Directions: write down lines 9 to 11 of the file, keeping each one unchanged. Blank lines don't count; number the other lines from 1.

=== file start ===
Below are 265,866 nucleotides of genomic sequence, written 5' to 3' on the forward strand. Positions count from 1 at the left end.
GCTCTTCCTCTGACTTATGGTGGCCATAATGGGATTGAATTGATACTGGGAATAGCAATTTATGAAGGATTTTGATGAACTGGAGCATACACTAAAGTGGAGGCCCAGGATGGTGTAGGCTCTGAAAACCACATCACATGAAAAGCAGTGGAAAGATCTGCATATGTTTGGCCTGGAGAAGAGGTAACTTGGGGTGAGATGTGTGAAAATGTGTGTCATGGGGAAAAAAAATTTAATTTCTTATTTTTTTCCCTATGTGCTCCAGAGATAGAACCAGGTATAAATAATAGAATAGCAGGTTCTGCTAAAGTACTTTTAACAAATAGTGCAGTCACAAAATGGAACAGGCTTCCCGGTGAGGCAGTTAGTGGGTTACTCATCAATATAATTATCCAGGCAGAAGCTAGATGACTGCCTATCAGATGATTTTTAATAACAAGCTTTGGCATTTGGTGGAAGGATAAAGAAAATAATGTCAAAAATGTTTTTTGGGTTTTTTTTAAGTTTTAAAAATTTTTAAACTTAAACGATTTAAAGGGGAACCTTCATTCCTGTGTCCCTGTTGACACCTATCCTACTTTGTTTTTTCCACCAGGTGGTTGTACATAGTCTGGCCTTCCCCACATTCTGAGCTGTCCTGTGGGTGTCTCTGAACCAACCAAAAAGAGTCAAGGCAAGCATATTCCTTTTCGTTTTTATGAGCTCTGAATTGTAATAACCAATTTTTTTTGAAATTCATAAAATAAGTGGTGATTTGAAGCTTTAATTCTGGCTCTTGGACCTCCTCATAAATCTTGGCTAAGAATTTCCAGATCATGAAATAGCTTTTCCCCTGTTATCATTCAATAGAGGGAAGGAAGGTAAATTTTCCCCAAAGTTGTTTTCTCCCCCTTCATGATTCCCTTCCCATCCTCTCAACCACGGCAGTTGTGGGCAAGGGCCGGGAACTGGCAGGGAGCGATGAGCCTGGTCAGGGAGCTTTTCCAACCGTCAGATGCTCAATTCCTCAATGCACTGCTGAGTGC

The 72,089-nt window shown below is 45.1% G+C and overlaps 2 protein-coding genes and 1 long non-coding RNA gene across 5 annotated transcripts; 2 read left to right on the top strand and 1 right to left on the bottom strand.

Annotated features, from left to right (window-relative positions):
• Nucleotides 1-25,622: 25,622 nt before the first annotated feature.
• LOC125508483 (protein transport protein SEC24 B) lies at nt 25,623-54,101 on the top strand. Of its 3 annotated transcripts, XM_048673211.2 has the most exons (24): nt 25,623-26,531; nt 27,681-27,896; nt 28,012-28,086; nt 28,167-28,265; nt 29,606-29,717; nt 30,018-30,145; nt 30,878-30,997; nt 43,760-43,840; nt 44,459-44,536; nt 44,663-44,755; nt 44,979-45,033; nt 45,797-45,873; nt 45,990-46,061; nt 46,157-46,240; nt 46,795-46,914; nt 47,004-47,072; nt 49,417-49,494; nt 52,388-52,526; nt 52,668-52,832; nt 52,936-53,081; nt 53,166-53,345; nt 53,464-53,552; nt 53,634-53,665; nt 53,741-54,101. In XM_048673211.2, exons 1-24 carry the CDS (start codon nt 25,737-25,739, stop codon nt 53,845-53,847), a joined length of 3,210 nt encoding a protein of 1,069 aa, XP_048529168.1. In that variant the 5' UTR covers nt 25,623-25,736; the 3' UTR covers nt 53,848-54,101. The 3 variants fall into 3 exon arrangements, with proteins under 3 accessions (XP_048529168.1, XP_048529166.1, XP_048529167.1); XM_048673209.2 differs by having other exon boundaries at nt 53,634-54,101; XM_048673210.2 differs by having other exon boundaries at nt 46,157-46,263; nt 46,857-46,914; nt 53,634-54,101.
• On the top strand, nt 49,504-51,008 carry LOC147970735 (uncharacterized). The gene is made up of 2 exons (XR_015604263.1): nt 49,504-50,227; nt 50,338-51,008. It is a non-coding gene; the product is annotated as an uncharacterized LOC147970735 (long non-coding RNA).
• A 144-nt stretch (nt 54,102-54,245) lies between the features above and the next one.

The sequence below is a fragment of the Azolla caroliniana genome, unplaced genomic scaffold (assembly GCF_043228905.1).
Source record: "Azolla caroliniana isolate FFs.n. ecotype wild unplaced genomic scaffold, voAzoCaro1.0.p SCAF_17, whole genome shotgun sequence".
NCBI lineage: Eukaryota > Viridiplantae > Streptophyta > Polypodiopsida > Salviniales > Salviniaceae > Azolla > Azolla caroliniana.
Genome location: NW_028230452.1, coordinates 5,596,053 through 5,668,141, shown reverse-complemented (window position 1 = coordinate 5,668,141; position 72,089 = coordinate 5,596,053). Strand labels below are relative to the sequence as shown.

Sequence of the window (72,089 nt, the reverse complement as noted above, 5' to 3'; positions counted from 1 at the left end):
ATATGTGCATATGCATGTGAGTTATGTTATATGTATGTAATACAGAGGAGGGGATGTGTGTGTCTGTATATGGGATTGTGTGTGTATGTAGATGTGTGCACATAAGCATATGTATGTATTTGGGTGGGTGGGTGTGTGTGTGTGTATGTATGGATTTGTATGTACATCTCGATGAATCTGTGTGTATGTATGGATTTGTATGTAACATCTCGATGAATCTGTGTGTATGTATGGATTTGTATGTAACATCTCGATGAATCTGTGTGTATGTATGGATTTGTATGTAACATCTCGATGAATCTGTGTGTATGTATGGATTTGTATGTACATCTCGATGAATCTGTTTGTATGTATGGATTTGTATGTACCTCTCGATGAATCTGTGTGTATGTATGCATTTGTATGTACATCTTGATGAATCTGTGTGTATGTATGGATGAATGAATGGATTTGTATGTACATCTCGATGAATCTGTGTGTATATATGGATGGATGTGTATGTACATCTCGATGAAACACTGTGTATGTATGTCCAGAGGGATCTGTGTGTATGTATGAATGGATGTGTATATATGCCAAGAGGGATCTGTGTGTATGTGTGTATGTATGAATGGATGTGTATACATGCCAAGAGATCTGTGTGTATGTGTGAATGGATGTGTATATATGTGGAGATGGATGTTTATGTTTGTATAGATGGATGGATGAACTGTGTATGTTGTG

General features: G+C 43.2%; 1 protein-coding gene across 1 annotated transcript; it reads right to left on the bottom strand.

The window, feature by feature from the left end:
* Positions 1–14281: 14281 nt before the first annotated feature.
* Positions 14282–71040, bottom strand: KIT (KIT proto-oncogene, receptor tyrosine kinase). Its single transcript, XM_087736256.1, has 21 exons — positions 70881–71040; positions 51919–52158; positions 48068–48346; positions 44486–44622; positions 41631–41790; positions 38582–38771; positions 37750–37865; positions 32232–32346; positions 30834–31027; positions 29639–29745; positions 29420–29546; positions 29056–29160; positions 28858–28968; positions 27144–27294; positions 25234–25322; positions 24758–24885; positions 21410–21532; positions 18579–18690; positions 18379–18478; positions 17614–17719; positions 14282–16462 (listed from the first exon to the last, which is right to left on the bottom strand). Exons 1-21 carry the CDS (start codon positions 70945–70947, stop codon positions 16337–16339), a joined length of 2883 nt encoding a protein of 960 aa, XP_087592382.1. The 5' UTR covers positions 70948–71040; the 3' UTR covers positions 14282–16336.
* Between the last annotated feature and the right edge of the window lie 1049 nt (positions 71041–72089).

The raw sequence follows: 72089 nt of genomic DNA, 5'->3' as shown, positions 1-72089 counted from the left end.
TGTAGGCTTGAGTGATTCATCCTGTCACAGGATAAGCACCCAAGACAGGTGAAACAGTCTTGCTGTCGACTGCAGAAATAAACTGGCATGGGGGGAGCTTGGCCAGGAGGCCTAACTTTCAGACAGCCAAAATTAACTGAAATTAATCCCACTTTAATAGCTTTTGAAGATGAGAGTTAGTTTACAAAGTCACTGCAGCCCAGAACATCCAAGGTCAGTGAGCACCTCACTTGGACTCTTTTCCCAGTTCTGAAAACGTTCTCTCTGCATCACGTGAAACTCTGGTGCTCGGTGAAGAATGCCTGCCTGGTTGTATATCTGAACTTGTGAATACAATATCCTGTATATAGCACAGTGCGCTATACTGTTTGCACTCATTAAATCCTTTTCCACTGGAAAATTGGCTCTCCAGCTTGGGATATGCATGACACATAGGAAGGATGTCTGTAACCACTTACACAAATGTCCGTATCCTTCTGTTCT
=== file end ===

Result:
The sequence below is a fragment of the Azolla caroliniana genome, unplaced genomic scaffold (assembly GCF_043228905.1).
Source record: "Azolla caroliniana isolate FFs.n. ecotype wild unplaced genomic scaffold, voAzoCaro1.0.p SCAF_17, whole genome shotgun sequence".
NCBI lineage: Eukaryota > Viridiplantae > Streptophyta > Polypodiopsida > Salviniales > Salviniaceae > Azolla > Azolla caroliniana.